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The Wag Chats with
Curtis White

Curtis White tells us why he decided to use the storyline and main character from Thomas Mann's The Magic Mountain as the starting point for his new novel, America's Magic Mountain.

WAG: Why did you take Thomas Mann’s The Magic Mountain for the starting point of your new novel?

Curtis White: I'm an artist who believes in the idea that "what I need will come to me." I was reading The Magic Mountain simply because it was one of those big famous books that I hadn't yet read. Slowly, the idea grew that I could use the ground situation for my own purposes. Some critics and readers treat my novel as an opportunity to compare the two. For me, it's just material. It was just useful. Nothing more than that.

WAG: On the surface, The Magic Mountain and America’s Magic Mountain differ. Mann’s book is exceedingly big and slow-paced, and his writing voice might be called ‘stately omniscience.’ America’s Magic Mountain is short, by comparison, and its voice is quicker. Which of Mann’s themes and forms did you retain?

White: Not many, really. Just the idea of a naive young man going to a place for the ill and discovering that he was ill himself. I was actually thinking just as much of Henry James' notion of the vessel of consciousness. I wanted to write a book in which an innocent (or empty) consciousness was filled with four well-defined but malicious voices. Hans Castorp is socialized into a toxic situation. I wanted to try to create the psychological reality of growing up damaged.

WAG: Is the culturally sheltered protagonist of Mann’s novel, Hans Castorp, more relevant as a character to Americans now than he has been in the past?

White: What's awful to think in any historical period in the West is what it means to grow up into destructive situations. Paul Goodman called it "growing up absurd." Theodor Adorno called it "damage." For me, being socialized into our culture is like being poisoned. Hence my interest in toxins, alcoholic and otherwise.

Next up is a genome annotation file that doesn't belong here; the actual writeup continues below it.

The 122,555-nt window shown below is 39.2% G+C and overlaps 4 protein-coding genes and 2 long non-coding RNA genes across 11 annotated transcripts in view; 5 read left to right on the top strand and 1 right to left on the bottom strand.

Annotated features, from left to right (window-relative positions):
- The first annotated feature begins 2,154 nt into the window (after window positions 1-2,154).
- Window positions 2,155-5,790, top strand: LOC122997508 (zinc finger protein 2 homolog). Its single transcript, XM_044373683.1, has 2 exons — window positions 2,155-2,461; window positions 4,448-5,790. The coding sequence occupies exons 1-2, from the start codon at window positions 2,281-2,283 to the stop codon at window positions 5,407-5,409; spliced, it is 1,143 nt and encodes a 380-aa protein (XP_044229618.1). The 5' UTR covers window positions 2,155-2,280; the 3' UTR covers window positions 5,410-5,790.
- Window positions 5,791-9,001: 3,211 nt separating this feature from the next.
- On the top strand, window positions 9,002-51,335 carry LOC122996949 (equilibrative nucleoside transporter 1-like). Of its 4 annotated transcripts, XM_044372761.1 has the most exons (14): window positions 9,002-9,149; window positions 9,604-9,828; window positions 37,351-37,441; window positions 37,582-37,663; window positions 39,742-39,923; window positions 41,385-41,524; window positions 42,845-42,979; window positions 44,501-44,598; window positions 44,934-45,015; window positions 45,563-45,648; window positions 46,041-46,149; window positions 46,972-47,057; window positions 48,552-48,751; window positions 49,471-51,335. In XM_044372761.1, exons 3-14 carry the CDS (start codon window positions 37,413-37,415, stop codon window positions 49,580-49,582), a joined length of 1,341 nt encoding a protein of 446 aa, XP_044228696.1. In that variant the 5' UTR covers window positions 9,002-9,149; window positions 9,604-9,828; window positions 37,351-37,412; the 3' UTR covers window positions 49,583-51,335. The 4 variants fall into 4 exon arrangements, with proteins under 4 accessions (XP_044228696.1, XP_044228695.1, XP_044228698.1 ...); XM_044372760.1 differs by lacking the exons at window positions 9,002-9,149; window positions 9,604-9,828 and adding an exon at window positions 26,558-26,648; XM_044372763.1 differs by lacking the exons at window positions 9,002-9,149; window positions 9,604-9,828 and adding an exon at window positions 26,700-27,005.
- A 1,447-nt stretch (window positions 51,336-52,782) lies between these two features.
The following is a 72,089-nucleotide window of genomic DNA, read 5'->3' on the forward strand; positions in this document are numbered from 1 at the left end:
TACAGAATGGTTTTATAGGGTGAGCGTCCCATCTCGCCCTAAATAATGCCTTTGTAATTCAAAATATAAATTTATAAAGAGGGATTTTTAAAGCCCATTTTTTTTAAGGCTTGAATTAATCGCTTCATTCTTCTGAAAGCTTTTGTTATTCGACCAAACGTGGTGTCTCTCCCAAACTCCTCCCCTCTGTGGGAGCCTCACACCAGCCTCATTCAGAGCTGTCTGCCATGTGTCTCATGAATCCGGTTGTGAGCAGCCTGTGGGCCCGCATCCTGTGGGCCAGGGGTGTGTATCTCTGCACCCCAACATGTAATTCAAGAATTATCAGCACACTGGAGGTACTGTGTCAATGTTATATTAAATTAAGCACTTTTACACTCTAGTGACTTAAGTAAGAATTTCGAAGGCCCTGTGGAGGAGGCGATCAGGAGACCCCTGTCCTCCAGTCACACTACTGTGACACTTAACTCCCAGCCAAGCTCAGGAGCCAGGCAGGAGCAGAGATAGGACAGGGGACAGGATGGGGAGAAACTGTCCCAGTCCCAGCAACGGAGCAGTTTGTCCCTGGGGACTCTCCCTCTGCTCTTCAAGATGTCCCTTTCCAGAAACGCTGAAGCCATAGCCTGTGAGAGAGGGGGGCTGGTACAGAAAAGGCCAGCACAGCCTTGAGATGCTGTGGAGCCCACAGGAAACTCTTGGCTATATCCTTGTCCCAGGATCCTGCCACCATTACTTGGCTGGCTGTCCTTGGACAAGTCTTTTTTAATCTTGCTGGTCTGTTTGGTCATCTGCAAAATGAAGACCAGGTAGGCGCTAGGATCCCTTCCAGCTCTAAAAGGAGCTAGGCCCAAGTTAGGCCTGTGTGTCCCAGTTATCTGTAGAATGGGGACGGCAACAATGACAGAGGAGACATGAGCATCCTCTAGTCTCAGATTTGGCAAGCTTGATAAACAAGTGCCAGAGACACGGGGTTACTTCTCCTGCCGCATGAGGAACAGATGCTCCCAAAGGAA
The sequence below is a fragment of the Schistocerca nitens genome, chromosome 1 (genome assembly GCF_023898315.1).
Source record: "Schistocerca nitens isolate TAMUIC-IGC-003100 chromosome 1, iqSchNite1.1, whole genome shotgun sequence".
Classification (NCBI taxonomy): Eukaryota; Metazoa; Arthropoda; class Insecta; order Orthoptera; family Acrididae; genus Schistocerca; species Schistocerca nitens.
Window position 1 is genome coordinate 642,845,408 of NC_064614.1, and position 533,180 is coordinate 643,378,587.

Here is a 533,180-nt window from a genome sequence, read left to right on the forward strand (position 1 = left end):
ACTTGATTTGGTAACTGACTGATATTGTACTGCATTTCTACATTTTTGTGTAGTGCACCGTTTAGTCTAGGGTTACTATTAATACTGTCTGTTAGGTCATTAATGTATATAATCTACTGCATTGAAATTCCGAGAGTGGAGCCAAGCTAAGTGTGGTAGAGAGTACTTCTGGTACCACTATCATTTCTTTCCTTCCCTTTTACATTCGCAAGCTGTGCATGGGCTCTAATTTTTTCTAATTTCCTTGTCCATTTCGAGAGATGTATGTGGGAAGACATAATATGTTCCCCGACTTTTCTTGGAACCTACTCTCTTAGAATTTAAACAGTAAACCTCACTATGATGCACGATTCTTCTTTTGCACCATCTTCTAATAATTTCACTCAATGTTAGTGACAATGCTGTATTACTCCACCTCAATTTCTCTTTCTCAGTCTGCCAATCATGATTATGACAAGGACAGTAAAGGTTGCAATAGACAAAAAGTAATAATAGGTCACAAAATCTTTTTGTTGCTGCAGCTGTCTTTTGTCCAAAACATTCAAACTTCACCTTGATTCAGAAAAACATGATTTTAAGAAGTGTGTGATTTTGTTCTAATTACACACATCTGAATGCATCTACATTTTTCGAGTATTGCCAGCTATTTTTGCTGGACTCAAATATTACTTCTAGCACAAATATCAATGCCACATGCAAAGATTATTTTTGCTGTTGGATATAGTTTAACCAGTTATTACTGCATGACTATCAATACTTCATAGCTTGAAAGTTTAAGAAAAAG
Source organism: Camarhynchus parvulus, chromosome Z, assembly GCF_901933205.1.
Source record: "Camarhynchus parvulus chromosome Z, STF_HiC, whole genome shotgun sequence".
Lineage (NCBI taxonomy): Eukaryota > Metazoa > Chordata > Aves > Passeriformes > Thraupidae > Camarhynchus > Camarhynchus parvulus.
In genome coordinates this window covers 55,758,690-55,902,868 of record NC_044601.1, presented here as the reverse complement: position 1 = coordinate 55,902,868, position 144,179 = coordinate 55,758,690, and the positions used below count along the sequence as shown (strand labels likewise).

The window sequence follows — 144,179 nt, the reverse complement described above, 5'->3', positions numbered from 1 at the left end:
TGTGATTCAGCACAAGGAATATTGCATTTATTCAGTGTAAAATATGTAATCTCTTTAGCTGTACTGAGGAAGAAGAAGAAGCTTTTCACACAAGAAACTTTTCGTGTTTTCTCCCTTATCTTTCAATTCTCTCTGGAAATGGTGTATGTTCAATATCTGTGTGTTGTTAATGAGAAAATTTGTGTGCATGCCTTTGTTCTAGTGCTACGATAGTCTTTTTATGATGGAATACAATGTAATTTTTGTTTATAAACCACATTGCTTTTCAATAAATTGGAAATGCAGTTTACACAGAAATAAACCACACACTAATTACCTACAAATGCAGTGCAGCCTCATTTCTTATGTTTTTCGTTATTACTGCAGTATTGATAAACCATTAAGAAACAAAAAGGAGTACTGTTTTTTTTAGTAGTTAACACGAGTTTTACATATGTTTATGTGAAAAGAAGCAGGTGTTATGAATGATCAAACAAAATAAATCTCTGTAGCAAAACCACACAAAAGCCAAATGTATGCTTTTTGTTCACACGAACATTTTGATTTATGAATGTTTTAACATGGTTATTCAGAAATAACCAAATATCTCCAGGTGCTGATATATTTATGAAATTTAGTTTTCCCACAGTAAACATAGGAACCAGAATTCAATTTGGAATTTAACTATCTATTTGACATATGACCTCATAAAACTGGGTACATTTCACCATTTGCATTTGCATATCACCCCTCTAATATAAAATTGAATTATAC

WAG: Mann’s novel ends with Hans Castorp going back down to the ‘flat’ world to see battle in the First World War. Why did you send your own Hans to his chosen fate?

White: My Hans, unhappily, has to stay where he is. He's a mate. One of the gang. Glug glug.

WAG: Finally, two related questions. Many writers have a favorite 'neglected' writer—someone they think has been unfairly ignored by the general reading public. Do you have one yourself? And who do you think is the best under-appreciated writer working today?

White: Well, it may be obvious, but Gilbert Sorrentino is for my money our greatest living novelist, with the most consistent and accomplished "body of work." And yet he's practically unpublishable for commercial purposes. Bookstores can't give his books away. Still, as Haydn said upon hearing Handel's "Messiah" for the first time in London, "He's the master of us all."

—Interview conducted by Doug Childers

Posted February 11, 2005


Curtis White is the author of seven works of fiction, including Memories of My Father Watching TV, The Idea of Home and Requiem. He is also the author of two works of nonfiction, Monstrous Possibility and The Middle Mind: Why Americans Don't Think for Themselves.



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